Silently skiping unimplemented parts of an operation

• Mar 3, 2015 - 23:56

I ran into a case where MuseScore quietly skips doing a part of an operation it was requested to do. This brings up the question whether or not it should bring up a dialog box warning the user that it was unable to perform all of the operation it was requested to do. The particular case I ran into was merging vocal parts from four staffs (S A T B) to two (SA TB). Since this is you would typically do after you have completed working the individual parts and are reducing the score for printing, it is likely to be done on an entire score. Therefore, having the operation not performed on a few notes within the score can easily go unnoticed until fixing the problems introduced can be difficult.

The details are as follows:
The new voice-move algorithm did a great job when I used it to perform the merges. All I had to do to combine Soprano and Alto parts was to move the Alto part to Voice 2 and then cut the Soprano part from its staff and paste it into the staff where the Alto part was located. I then repeated the process for Tenor into Bass. This worked great because the method I used to move the Alto part to Voice 2 was to use Edit : Voices : Exchange Voice 1-2.

There would appear to be an alternate one-click method of switching the notes in a measure from Voice 1 to Voice 2: just click on the Voice 2 number button in the note entry palate. However, clicking on the Voice 2 button with measures selected is intended to mash all the notes into Voice 2. When the only notes present are in Voice 1 the results will be the same with very important exceptions. Combining duplets with other (non-null) voices is virtually impossible and combining tied notes is very difficult. MuseScore does not attempt to perform merge these notes into Voice 2 but rather leaves them in Voice 1. No notes disappear. When the notes from the other staff are pasted into the staff where most notes were moved to Voice 2, all looks fine. However on closer examination, the tied and duplet notes that were left in Voice 1 are now gone. They are over-written by the Voice 1 content that was pasted into their staff. Performing the operation on those notes that could be merged and presenting a warning dialog box would at least warn the user that something was not done.


Actually, I'd question your basic assumption - this voice-moving feature was not really intended to be used on an entire score. It was really intended for moving single notes, and just happens to also work with multiple notes selected. I'm not sure why you don't simply continue to use the voice exchange feature - it's really much better suited to what it seems you are trying to do.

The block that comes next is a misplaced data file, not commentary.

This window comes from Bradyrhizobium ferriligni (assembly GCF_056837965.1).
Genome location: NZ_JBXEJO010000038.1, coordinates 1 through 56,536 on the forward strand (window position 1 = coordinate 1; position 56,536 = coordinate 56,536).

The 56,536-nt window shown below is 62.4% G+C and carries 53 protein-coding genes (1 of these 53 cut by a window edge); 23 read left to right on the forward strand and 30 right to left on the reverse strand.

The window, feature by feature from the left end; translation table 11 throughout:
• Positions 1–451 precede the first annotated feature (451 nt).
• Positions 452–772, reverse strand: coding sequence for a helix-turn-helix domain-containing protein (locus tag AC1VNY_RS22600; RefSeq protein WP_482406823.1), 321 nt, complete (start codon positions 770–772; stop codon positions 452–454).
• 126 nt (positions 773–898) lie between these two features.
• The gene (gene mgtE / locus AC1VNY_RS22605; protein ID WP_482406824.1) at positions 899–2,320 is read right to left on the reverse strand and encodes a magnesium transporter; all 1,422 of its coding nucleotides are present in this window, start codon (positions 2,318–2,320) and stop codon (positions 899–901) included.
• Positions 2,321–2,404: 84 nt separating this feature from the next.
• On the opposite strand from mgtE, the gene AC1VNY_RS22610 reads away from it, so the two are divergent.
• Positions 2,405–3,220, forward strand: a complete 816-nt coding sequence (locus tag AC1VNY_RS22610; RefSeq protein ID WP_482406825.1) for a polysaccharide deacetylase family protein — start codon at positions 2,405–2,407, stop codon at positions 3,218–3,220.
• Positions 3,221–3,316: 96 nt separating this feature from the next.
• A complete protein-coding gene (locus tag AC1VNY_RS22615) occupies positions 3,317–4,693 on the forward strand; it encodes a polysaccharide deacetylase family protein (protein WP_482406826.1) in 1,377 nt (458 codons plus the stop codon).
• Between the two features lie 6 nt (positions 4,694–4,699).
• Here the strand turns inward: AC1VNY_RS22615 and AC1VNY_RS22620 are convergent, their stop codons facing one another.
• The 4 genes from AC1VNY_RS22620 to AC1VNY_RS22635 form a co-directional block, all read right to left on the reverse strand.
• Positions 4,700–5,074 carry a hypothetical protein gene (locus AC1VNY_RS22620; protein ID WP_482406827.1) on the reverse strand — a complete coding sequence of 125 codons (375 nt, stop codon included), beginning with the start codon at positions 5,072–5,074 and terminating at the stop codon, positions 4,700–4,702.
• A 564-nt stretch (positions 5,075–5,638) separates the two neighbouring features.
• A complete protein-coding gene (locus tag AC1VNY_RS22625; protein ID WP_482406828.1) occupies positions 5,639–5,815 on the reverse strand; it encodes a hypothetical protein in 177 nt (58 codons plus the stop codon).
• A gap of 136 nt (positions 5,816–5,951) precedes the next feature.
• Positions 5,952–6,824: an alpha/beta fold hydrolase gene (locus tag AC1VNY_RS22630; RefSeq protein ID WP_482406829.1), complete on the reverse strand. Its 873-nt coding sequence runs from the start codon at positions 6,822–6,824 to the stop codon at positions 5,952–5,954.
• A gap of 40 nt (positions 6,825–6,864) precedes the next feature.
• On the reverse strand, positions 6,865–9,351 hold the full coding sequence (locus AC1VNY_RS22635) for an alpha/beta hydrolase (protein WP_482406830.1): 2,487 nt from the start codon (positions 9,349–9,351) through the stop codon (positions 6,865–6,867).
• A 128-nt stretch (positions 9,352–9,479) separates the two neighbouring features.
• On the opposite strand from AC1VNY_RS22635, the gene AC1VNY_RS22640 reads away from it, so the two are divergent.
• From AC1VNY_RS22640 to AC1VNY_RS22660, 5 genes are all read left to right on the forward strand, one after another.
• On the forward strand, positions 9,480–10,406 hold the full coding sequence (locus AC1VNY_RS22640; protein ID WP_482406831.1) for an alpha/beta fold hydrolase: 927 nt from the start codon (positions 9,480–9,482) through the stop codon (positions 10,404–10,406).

In reply to by Marc Sabatella

I certainly will not make the mistake myself (again). It is just that the little numbers on the note entry palette are so inviting. You select all the measures in a staff and click on the number and all the notes appear to be moved to that voice. A dialog box popping up when someone tried to use it inappropriately would warn them that they were not getting what they thought they were.

If dialog boxes for this purpose are not acceptable, it would be better to just not perform the operation on any of the notes if some notes cannot be operated on. That way the user would not think that the operation had succeeded.

In reply to by MartinSiii

That's a good idea in principle, but tricky, because we might not know some notes can't be operated on until we've already started.

I too am uncomfortable with how easy it could be to accidentally hit the voice button and have things move around, and this is equally true whether all notes can be operated on or not. I think this operation should be extremely rare, but people might invoke it accidentally. Merely disabling the operation in some cases doesn't really address this more fundamental concern. I think I'd rather it just be harder to invoke this operation, so you don't do it accidentally.

Another thing we could do is refuse to do it for a range selection - only for single notes or a multi-selection of individual notes.

In reply to by Marc Sabatella

I wouldn't expect the problem to be detected until after some of the notes have been operated on. The program could halt the operation and generate the dialog box when it first detected the problem. Alternatively, the program could set a flag, allow the operations to run to completion, and then generate the dialog box before exiting the command. In either case, the user could then use undo to unwind from whatever had been done.

I am not saying that a user would accidentally hit a Choose Voice button. However, this user wanted to combine two vocal parts into one staff. I realized that it should be possible to do this by putting the two vocal parts in different voices in the same staff. Since all the notes in both source staffs were in Voice 1, it appeared that I could move all the notes in one staff to an empty Voice 2 by selecting all the measures in that staff and pressing the 2. It would then be a simple cut and paste operation to move the other Voice 1 notes into the staff that had had its notes moved. That this would not work but "Exchanging" an empty Voice 2 with a non-empty Voice 1 would work was certainly not obvious to me. I would not expect it to be obvious to another user without knowledge of internal MuseScore workings.

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